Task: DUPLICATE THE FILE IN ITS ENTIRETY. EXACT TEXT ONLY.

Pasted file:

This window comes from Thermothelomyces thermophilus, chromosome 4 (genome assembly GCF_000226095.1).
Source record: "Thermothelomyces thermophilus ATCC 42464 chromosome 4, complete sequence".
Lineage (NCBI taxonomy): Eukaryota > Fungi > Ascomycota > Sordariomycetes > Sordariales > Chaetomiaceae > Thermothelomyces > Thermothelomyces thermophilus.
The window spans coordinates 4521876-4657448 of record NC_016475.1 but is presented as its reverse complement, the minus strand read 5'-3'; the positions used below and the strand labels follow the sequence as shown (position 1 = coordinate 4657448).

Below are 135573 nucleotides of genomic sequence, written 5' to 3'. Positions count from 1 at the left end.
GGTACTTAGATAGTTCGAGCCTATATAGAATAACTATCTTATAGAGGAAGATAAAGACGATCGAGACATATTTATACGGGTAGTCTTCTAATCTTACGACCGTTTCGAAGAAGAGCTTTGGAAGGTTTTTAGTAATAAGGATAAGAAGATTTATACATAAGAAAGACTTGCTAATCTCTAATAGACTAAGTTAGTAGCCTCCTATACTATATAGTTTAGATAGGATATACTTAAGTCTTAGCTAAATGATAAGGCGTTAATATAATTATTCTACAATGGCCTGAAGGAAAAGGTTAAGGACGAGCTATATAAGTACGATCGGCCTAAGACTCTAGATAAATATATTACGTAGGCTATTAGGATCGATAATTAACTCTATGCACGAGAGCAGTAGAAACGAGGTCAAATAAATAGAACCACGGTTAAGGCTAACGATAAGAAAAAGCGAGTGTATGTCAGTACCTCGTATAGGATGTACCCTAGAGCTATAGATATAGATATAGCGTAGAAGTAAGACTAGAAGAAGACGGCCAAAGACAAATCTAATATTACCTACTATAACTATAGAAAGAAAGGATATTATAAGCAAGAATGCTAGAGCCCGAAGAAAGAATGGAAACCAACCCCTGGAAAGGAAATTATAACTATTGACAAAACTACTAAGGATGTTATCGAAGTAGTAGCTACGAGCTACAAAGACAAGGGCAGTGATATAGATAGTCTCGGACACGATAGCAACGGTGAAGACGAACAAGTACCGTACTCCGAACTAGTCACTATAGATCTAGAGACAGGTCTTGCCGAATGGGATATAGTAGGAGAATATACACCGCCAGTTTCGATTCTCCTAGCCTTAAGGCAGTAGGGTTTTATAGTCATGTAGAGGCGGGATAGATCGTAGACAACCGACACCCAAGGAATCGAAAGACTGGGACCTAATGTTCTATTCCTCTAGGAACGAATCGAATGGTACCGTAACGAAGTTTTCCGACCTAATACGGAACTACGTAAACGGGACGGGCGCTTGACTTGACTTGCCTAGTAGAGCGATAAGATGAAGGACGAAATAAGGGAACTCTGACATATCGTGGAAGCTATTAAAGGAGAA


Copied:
This window comes from Thermothelomyces thermophilus, chromosome 4 (genome assembly GCF_000226095.1).
Source record: "Thermothelomyces thermophilus ATCC 42464 chromosome 4, complete sequence".
Lineage (NCBI taxonomy): Eukaryota > Fungi > Ascomycota > Sordariomycetes > Sordariales > Chaetomiaceae > Thermothelomyces > Thermothelomyces thermophilus.
The window spans coordinates 4521876-4657448 of record NC_016475.1 but is presented as its reverse complement, the minus strand read 5'-3'; the positions used below and the strand labels follow the sequence as shown (position 1 = coordinate 4657448).

Below are 135573 nucleotides of genomic sequence, written 5' to 3'. Positions count from 1 at the left end.
GGTACTTAGATAGTTCGAGCCTATATAGAATAACTATCTTATAGAGGAAGATAAAGACGATCGAGACATATTTATACGGGTAGTCTTCTAATCTTACGACCGTTTCGAAGAAGAGCTTTGGAAGGTTTTTAGTAATAAGGATAAGAAGATTTATACATAAGAAAGACTTGCTAATCTCTAATAGACTAAGTTAGTAGCCTCCTATACTATATAGTTTAGATAGGATATACTTAAGTCTTAGCTAAATGATAAGGCGTTAATATAATTATTCTACAATGGCCTGAAGGAAAAGGTTAAGGACGAGCTATATAAGTACGATCGGCCTAAGACTCTAGATAAATATATTACGTAGGCTATTAGGATCGATAATTAACTCTATGCACGAGAGCAGTAGAAACGAGGTCAAATAAATAGAACCACGGTTAAGGCTAACGATAAGAAAAAGCGAGTGTATGTCAGTACCTCGTATAGGATGTACCCTAGAGCTATAGATATAGATATAGCGTAGAAGTAAGACTAGAAGAAGACGGCCAAAGACAAATCTAATATTACCTACTATAACTATAGAAAGAAAGGATATTATAAGCAAGAATGCTAGAGCCCGAAGAAAGAATGGAAACCAACCCCTGGAAAGGAAATTATAACTATTGACAAAACTACTAAGGATGTTATCGAAGTAGTAGCTACGAGCTACAAAGACAAGGGCAGTGATATAGATAGTCTCGGACACGATAGCAACGGTGAAGACGAACAAGTACCGTACTCCGAACTAGTCACTATAGATCTAGAGACAGGTCTTGCCGAATGGGATATAGTAGGAGAATATACACCGCCAGTTTCGATTCTCCTAGCCTTAAGGCAGTAGGGTTTTATAGTCATGTAGAGGCGGGATAGATCGTAGACAACCGACACCCAAGGAATCGAAAGACTGGGACCTAATGTTCTATTCCTCTAGGAACGAATCGAATGGTACCGTAACGAAGTTTTCCGACCTAATACGGAACTACGTAAACGGGACGGGCGCTTGACTTGACTTGCCTAGTAGAGCGATAAGATGAAGGACGAAATAAGGGAACTCTGACATATCGTGGAAGCTATTAAAGGAGAA